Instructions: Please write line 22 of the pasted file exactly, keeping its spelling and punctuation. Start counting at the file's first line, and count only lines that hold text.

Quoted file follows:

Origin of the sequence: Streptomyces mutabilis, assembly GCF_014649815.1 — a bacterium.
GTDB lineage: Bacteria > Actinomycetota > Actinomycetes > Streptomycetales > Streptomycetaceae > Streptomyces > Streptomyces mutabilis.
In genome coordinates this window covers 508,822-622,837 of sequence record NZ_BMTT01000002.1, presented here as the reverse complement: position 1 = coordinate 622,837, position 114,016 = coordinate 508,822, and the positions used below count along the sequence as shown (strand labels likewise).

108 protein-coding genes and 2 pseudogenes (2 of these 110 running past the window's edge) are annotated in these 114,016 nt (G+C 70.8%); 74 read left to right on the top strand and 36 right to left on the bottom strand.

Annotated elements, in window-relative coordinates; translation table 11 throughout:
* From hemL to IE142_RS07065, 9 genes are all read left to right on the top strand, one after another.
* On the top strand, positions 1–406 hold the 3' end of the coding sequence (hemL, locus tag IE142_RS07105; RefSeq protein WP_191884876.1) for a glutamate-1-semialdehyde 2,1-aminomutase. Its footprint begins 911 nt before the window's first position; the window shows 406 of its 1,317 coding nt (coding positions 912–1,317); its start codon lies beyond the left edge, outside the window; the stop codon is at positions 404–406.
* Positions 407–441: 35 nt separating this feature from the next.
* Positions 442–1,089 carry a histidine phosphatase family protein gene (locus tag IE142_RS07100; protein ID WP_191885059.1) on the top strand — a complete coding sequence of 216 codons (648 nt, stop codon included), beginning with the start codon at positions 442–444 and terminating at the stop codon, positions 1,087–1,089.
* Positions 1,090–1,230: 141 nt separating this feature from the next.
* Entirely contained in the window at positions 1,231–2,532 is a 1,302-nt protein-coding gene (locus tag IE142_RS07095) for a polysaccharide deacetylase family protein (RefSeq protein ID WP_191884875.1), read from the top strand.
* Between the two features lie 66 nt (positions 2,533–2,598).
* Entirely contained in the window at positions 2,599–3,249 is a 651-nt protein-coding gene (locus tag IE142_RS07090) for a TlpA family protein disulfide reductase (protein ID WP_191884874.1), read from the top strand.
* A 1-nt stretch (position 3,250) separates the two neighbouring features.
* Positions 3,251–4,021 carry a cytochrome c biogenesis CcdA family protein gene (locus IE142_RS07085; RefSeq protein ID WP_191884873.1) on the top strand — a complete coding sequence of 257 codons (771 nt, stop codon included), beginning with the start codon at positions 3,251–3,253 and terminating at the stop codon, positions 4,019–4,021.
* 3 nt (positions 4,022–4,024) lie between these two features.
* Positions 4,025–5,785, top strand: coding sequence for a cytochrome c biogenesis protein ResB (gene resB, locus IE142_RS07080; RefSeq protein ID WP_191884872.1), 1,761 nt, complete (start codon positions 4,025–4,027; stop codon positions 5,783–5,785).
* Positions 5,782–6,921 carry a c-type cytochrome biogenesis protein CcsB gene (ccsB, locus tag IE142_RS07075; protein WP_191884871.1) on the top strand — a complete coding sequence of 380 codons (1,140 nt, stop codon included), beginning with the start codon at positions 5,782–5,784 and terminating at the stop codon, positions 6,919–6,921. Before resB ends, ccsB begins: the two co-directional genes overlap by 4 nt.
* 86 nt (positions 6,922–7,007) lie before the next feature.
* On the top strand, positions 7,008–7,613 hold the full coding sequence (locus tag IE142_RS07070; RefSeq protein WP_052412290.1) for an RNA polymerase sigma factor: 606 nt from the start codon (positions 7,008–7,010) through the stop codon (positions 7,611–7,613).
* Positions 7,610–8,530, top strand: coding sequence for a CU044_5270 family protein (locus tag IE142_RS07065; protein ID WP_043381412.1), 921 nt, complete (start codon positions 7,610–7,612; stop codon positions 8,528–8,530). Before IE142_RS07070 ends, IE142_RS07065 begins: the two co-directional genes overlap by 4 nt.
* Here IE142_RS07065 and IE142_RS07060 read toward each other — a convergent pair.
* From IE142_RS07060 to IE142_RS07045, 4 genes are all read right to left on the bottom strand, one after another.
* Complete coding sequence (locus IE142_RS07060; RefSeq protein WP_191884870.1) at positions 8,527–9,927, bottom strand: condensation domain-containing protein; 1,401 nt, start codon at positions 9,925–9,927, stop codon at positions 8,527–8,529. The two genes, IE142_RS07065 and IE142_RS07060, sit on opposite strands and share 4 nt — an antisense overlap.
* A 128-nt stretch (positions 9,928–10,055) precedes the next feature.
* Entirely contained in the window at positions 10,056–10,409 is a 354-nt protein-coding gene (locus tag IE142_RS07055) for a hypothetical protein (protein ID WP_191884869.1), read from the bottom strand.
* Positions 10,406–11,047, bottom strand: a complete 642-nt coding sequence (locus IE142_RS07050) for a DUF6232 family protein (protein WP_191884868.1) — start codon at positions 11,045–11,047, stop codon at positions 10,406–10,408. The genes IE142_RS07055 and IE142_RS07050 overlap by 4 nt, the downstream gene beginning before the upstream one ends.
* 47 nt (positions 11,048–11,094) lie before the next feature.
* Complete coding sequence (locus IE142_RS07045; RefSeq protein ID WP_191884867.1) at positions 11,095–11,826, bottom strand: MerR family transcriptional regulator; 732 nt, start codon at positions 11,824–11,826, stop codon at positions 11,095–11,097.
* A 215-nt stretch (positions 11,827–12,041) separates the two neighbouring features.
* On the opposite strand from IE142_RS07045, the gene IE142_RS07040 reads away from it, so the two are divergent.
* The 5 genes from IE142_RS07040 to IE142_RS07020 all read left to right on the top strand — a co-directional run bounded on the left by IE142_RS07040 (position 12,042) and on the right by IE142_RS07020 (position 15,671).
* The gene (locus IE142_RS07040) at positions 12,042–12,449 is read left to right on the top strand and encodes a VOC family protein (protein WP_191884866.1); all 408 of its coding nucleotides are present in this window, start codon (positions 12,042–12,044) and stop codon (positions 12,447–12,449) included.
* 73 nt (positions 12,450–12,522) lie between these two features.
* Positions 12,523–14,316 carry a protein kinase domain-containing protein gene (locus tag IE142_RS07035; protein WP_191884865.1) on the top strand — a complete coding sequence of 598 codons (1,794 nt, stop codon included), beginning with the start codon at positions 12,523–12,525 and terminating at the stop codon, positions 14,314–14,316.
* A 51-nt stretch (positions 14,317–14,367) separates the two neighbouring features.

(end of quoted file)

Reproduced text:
* Here IE142_RS07065 and IE142_RS07060 read toward each other — a convergent pair.